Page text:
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  • Published: 30 July 2024
  • ISBN: 9781761349157
  • Imprint: Penguin Random House Australia Audio
  • Format: Audio Download
  • RRP: $34.99

The Echoes




Set between rural Australia and London, The Echoes is a story about the weight of the past and the promise of the future

Max didn’t believe in an afterlife. Until he died. Now, as a reluctant ghost trying to work out why he remains, he watches his girlfriend Hannah lost in grief in the flat they shared and begins to realise how much of her life was invisible to him.

In the weeks and months before Max’s death, Hannah is haunted by the secrets she left Australia to escape. A relationship with Max seems to offer the potential of a different story, but the past refuses to stay hidden. It finds expression in the untold stories of the people she grew up with, the details of their lives she never knew and the events that broke her family apart and led her to Max.

Both a celebration and an autopsy of a relationship, spanning multiple generations and set between rural Australia and London, The Echoes is a novel about love and grief, stories and who has the right to tell them. It asks what of our past we can shrug off and what is fixed forever, echoing down through the years.

  • Published: 30 July 2024
  • ISBN: 9781761349157
  • Imprint: Penguin Random House Australia Audio
  • Format: Audio Download
  • RRP: $34.99

About the author

Evie Wyld

Evie Wyld grew up in Australia and the UK. She is part owner of Review, a small independent bookshop in London. Her first novel, After the Fire, A Still Small Voice, won the John Llewellyn Rhys Prize and a Betty Trask Award. In 2011 she was listed as one of the Culture Show’s Best New British Novelists. She was also shortlisted for the Orange Prize for New Writers, the Commonwealth Writers’ Prize and the International Dublin Literary Award. In 2013 she was listed as one of Granta’s Best of Young British Novelists. Evie’s second novel, All the Birds, Singing, was published in 2013. It won the 2014 Miles Franklin Award, the Encore Award and the Jerwood Fiction Uncovered Prize, and was longlisted for the 2014 Stella Prize and the Baileys Women’s Prize for Fiction, and shortlisted for the Costa Novel Prize and the James Tait Black Memorial Prize. Her third novel, The Bass Rock, won the 2021 Stella Prize. Her graphic novel with illustrator Joe Sumner, Everything Is Teeth, was published in 2015.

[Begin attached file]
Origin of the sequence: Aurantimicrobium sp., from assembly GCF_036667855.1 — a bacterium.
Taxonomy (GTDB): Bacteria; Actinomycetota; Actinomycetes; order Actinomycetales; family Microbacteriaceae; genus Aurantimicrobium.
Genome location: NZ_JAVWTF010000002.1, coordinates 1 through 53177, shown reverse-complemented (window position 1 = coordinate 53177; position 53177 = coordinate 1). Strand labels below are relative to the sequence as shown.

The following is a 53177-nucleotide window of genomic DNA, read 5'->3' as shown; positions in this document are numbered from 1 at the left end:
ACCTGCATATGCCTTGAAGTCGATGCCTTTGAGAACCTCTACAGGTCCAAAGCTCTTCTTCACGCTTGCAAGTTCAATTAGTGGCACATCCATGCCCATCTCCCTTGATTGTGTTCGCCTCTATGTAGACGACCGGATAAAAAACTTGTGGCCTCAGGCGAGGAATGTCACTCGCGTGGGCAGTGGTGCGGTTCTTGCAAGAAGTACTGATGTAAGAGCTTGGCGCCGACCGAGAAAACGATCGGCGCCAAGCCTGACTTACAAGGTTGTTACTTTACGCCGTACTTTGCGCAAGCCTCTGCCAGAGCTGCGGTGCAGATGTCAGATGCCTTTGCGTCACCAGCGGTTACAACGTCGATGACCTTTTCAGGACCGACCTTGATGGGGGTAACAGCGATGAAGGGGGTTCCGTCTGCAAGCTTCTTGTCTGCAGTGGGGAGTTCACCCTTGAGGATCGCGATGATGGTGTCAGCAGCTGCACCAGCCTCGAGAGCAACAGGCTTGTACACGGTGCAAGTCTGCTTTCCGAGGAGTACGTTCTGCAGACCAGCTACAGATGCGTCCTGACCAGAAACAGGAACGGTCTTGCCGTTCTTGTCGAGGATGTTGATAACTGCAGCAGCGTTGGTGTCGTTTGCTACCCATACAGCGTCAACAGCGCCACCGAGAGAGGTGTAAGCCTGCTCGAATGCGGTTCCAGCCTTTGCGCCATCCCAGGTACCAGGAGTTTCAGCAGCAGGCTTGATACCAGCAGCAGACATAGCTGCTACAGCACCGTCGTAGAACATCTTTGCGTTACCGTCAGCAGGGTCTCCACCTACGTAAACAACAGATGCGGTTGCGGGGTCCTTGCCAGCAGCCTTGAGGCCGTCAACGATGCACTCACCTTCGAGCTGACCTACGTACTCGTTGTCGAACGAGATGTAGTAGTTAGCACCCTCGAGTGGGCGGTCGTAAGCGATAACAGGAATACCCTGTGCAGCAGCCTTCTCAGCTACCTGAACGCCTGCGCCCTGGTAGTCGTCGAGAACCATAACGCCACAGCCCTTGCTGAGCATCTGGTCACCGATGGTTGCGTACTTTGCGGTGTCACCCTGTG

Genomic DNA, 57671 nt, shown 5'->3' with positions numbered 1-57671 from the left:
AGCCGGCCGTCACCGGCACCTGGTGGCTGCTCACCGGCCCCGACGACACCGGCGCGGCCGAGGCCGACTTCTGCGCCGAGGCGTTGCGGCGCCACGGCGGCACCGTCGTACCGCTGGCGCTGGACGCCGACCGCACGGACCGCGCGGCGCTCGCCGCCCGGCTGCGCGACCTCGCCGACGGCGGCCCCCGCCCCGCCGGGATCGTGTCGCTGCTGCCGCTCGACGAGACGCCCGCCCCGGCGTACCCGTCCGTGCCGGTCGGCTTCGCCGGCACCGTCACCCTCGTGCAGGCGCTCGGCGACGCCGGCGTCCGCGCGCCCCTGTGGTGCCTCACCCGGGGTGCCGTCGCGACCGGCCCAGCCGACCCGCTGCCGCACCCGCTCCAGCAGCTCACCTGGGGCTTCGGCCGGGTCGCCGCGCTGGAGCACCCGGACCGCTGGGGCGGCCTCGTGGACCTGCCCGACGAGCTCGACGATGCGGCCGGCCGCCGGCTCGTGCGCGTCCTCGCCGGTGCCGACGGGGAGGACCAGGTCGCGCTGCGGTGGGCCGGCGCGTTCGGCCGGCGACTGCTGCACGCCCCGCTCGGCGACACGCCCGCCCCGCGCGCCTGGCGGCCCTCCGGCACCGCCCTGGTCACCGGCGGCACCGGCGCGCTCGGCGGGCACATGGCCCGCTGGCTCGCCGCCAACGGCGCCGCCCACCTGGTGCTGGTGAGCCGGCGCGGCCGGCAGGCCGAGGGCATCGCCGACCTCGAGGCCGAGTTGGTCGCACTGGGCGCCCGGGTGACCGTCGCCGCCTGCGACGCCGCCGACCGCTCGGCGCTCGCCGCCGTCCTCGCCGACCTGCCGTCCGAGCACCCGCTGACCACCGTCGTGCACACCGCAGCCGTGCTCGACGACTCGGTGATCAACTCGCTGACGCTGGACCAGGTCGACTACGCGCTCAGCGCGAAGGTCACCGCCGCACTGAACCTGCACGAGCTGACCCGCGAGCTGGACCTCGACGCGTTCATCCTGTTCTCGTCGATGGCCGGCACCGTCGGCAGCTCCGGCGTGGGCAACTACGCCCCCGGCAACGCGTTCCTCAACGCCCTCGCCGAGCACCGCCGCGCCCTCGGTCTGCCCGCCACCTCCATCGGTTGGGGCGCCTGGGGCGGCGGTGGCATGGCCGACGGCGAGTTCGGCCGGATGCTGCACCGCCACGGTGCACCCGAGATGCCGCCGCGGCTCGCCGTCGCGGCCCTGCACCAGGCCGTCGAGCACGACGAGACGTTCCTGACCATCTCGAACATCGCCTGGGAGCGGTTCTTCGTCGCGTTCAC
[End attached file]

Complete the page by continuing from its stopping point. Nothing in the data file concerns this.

Also by Evie Wyld

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Praise for The Echoes

It takes brilliance and verve to leap into the darkness as Evie Wyld does here. What a discovery – this is the first of her books I have read; it will certainly not be the last.

Anne Enright

The Echoes is a gorgeous, wise, furious meditation on the ways in which we carry both love and pain across decades and hemispheres. Each new layer is a revelation of compassion and understanding. Wyld is brilliant on girlhood, on grief, on intimacy’s terrible costs and its funny, messy grace. This is a jewel of a novel.